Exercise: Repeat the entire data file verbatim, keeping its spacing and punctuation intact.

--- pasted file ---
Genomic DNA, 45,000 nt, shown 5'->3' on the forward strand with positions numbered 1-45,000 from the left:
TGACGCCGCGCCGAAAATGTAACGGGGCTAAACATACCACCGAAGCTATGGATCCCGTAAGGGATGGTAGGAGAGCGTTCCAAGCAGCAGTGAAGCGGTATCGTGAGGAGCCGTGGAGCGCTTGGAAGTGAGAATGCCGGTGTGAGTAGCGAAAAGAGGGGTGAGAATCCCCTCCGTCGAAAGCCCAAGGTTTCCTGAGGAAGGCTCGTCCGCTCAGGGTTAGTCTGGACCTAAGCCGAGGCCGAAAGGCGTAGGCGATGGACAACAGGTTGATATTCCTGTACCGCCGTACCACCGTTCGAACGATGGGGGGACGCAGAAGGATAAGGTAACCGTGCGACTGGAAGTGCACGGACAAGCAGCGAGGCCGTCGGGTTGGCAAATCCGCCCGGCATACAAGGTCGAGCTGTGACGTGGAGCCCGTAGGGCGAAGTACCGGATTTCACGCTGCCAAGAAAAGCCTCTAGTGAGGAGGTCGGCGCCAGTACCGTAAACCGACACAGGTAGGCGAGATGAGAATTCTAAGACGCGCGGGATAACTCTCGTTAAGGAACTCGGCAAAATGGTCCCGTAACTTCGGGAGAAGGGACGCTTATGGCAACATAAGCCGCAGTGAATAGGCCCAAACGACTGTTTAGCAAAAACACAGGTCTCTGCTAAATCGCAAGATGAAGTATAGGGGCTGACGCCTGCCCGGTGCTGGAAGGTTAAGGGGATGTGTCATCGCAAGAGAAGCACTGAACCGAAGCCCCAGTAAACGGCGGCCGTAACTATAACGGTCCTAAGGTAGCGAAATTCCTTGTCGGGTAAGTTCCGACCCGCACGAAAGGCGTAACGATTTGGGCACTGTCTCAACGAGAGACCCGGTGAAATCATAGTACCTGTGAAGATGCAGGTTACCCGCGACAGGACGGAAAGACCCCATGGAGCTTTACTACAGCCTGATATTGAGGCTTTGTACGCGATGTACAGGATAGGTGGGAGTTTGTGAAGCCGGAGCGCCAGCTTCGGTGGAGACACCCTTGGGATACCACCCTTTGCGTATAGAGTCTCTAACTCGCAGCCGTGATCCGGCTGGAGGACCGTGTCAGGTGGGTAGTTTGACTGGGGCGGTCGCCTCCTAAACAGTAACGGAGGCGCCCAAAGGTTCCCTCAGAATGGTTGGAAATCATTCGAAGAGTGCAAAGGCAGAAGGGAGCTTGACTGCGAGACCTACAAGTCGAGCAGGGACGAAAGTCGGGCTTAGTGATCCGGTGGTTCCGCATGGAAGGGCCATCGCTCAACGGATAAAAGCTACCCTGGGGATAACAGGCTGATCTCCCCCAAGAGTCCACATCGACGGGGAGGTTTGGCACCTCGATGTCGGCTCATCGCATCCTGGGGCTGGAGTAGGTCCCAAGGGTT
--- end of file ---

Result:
Genomic DNA, 45,000 nt, shown 5'->3' on the forward strand with positions numbered 1-45,000 from the left:
TGACGCCGCGCCGAAAATGTAACGGGGCTAAACATACCACCGAAGCTATGGATCCCGTAAGGGATGGTAGGAGAGCGTTCCAAGCAGCAGTGAAGCGGTATCGTGAGGAGCCGTGGAGCGCTTGGAAGTGAGAATGCCGGTGTGAGTAGCGAAAAGAGGGGTGAGAATCCCCTCCGTCGAAAGCCCAAGGTTTCCTGAGGAAGGCTCGTCCGCTCAGGGTTAGTCTGGACCTAAGCCGAGGCCGAAAGGCGTAGGCGATGGACAACAGGTTGATATTCCTGTACCGCCGTACCACCGTTCGAACGATGGGGGGACGCAGAAGGATAAGGTAACCGTGCGACTGGAAGTGCACGGACAAGCAGCGAGGCCGTCGGGTTGGCAAATCCGCCCGGCATACAAGGTCGAGCTGTGACGTGGAGCCCGTAGGGCGAAGTACCGGATTTCACGCTGCCAAGAAAAGCCTCTAGTGAGGAGGTCGGCGCCAGTACCGTAAACCGACACAGGTAGGCGAGATGAGAATTCTAAGACGCGCGGGATAACTCTCGTTAAGGAACTCGGCAAAATGGTCCCGTAACTTCGGGAGAAGGGACGCTTATGGCAACATAAGCCGCAGTGAATAGGCCCAAACGACTGTTTAGCAAAAACACAGGTCTCTGCTAAATCGCAAGATGAAGTATAGGGGCTGACGCCTGCCCGGTGCTGGAAGGTTAAGGGGATGTGTCATCGCAAGAGAAGCACTGAACCGAAGCCCCAGTAAACGGCGGCCGTAACTATAACGGTCCTAAGGTAGCGAAATTCCTTGTCGGGTAAGTTCCGACCCGCACGAAAGGCGTAACGATTTGGGCACTGTCTCAACGAGAGACCCGGTGAAATCATAGTACCTGTGAAGATGCAGGTTACCCGCGACAGGACGGAAAGACCCCATGGAGCTTTACTACAGCCTGATATTGAGGCTTTGTACGCGATGTACAGGATAGGTGGGAGTTTGTGAAGCCGGAGCGCCAGCTTCGGTGGAGACACCCTTGGGATACCACCCTTTGCGTATAGAGTCTCTAACTCGCAGCCGTGATCCGGCTGGAGGACCGTGTCAGGTGGGTAGTTTGACTGGGGCGGTCGCCTCCTAAACAGTAACGGAGGCGCCCAAAGGTTCCCTCAGAATGGTTGGAAATCATTCGAAGAGTGCAAAGGCAGAAGGGAGCTTGACTGCGAGACCTACAAGTCGAGCAGGGACGAAAGTCGGGCTTAGTGATCCGGTGGTTCCGCATGGAAGGGCCATCGCTCAACGGATAAAAGCTACCCTGGGGATAACAGGCTGATCTCCCCCAAGAGTCCACATCGACGGGGAGGTTTGGCACCTCGATGTCGGCTCATCGCATCCTGGGGCTGGAGTAGGTCCCAAGGGTT